A matter of life, death
The people of Gunjaneni and Tholokuhle, living not far from President Jacob Zuma's homestead of Nkandla, have not had clean drinking water for more than three years.
Nkandla is reportedly getting a R2-billion facelift, most of it at taxpayers' expense.
Gunjaneni and Tholokuhle are administered by the Mtubatuba local municipality and the uMkhanyakude district municipality.
The two rural villages are less than 300km from Nkandla, where a minitown, dubbed Zumaville, is reportedly being built.
Zumaville, according to the Mail & Guardian, will have a swimming pool and tree-lined streets connecting buildings of modern design.
Though 100km of fencing has been erected around Zumaville, the people of Gunjaneni and Tholokuhle yesterday spoke of how they are forced to beg relatives to bring them water from Durban, 300km away.
This water crisis has been going on for the past three years and has compelled villagers to share the little water they have with their livestock.
Nomthandazo Manqele of Tholokuhle said the community has been getting its water from nearby streams but they have run dry.
"For the past three years, life has been difficult after the streams ran dry. We had to get water from the dam that was dug by livestock owners for their cattle. But now even the dam is almost empty," Manqele said.
She said livestock stirs up sand and mud into the water, spoiling it.
"We have no choice but to share the dirty water with the livestock because they also need to drink.
"We boil it and pour in some bleach to rid it of diseases. But, as the man-made dams run dry, we do not know where we will get a glass of water to drink.
"It is like God has forsaken us. Municipal water taps have been lying idle for years - no water comes from them."
Another resident, Samkelisiwe Mkhwanazi, said she spent weeks at Hlabisa Hospital in 2000 when her 12-year-old daughter had cholera.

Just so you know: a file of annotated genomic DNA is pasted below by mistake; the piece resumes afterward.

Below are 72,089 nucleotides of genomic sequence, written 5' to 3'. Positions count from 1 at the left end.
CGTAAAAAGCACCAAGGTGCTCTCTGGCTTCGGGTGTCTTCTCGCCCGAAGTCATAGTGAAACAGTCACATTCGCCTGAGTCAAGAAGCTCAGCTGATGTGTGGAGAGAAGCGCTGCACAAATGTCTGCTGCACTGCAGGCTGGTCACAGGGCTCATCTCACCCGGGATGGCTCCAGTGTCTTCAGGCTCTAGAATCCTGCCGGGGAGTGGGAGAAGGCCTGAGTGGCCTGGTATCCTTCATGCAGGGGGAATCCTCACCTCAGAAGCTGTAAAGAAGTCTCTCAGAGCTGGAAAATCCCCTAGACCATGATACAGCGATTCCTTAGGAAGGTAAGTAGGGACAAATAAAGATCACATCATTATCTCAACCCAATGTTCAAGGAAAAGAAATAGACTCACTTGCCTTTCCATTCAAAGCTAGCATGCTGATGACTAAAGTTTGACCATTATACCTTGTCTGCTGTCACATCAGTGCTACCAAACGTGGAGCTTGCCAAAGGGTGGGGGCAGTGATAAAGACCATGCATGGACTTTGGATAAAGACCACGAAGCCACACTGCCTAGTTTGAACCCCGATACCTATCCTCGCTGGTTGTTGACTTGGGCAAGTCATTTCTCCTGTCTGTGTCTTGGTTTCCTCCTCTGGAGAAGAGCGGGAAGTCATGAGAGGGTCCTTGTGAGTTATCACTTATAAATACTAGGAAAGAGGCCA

"We are forced to travel long distances searching for water and it is frustrating," said Mkhwanazi.
Isolesizwe High School pupils Nokwanda Mcambi, 13, and Siphesihle Mkhwanazi, 14, said they sleep in the open veld to be early to queue for water from a nearby stream.
"We leave home at 8pm to be in front of the queue and only return at 4am. This badly affects our schooling because sometimes we have to skip classes and . our future is uncertain," they said.
"We can be raped or attacked while [queuing for water] in the bush but we have no choice. Living in this area is like a curse."
Some livestock owners travel long distances searching for water for their livestock.
Mtubatuba local municipality councillor Khumbulani Msweli admitted that there were serious water problems.
"Though we are trying to provide people with water, I would be lying to say that we are anywhere near to winning.
"The problem is too big. Less than a quarter of the people have access to water from the 5000-litre tanks supplied by uMkhanyakude district," Msweli said.
"When you talk about water, you are talking about a need . a necessity, not a luxury. Even someone born today has to use water. So does the livestock."
Msweli, who claimed that there were 3000 residents in his ward, said he had no idea what would happen if the Hluhluwe Dam [the main source of water in the area] ran dry - likely because of drought.
"The situation is so bad . not everybody can afford to pay R500 for transport to fetch water.
"[As the municipality] we do try, but, honestly speaking, our measures are temporary."
A Department of Water Affairs spokesman was not immediately available for comment.